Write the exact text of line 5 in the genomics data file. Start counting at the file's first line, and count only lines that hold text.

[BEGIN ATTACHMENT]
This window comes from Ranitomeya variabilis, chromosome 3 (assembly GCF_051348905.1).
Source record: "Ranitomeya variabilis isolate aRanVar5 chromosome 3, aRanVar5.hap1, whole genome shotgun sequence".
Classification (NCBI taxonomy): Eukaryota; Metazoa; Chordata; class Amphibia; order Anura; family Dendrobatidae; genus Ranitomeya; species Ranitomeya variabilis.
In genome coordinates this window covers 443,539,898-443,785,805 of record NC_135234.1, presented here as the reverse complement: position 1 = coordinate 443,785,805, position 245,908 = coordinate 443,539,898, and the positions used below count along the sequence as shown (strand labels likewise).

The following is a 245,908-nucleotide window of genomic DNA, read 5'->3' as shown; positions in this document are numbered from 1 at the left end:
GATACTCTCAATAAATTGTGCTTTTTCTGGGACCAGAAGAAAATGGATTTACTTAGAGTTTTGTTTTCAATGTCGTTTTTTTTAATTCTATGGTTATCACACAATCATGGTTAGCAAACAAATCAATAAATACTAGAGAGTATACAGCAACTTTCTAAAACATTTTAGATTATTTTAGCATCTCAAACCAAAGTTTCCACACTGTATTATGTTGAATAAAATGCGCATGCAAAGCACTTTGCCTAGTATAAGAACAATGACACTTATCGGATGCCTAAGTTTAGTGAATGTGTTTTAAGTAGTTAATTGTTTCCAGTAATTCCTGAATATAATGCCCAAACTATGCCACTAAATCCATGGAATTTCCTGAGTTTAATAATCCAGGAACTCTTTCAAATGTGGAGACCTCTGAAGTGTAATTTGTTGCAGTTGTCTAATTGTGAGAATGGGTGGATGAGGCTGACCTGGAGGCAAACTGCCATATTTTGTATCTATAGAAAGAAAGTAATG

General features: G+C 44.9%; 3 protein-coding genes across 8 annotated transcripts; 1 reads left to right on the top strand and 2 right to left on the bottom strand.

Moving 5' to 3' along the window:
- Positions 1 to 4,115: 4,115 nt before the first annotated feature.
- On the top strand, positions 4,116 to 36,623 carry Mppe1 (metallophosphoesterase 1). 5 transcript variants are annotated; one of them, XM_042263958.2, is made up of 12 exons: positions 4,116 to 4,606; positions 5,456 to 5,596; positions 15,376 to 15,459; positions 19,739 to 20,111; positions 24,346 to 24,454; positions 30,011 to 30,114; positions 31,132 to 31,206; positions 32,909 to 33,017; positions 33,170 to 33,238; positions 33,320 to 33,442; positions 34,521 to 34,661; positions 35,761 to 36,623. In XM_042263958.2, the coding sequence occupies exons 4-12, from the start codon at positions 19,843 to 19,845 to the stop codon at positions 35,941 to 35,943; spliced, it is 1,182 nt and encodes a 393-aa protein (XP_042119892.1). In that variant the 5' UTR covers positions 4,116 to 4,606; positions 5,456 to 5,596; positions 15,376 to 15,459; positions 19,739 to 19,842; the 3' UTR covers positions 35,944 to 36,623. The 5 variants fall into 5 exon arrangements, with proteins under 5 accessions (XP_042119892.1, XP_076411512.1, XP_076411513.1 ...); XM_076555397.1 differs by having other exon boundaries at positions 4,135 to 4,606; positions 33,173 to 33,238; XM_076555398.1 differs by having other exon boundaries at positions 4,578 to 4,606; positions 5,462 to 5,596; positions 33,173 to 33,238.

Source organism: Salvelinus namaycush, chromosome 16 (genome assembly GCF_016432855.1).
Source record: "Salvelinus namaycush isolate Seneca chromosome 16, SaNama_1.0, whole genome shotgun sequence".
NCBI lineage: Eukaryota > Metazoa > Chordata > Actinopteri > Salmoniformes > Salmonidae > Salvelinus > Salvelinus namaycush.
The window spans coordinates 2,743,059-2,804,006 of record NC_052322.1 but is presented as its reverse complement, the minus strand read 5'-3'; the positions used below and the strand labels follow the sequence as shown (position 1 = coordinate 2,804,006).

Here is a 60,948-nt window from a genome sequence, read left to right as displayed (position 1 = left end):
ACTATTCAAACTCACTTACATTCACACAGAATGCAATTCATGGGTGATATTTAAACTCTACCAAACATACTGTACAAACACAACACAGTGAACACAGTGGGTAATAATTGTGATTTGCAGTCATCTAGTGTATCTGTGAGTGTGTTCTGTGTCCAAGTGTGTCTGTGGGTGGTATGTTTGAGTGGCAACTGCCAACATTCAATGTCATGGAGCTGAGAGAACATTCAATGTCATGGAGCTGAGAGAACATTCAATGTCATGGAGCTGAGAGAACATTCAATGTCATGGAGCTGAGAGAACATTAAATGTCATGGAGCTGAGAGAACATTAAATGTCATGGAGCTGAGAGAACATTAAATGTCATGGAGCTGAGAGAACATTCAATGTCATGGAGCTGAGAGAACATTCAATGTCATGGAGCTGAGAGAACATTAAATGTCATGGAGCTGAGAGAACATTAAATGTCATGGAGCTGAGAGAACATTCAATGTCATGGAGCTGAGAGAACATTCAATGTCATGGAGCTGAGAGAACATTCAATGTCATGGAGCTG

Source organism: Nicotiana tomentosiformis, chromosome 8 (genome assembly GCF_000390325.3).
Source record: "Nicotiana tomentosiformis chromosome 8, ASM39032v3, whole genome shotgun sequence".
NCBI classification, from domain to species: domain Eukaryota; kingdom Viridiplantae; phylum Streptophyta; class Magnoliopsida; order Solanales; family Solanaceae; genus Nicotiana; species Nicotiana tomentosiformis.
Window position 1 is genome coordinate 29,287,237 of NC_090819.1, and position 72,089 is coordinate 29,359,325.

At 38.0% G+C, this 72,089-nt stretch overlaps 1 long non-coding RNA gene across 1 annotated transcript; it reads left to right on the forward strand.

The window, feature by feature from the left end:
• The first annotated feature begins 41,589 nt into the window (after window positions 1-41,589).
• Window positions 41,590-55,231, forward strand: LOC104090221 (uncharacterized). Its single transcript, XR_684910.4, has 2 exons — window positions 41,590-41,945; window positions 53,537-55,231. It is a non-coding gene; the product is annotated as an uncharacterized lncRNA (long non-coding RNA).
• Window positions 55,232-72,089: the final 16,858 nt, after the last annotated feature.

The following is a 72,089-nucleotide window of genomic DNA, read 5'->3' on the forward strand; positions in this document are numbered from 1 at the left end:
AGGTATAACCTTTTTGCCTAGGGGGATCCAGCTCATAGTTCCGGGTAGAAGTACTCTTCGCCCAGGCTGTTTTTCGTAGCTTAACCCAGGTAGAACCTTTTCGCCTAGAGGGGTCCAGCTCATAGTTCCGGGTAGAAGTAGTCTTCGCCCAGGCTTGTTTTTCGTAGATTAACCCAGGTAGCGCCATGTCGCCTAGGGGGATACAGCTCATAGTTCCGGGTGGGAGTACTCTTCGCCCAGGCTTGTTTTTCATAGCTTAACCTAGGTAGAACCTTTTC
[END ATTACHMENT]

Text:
The following is a 245,908-nucleotide window of genomic DNA, read 5'->3' as shown; positions in this document are numbered from 1 at the left end: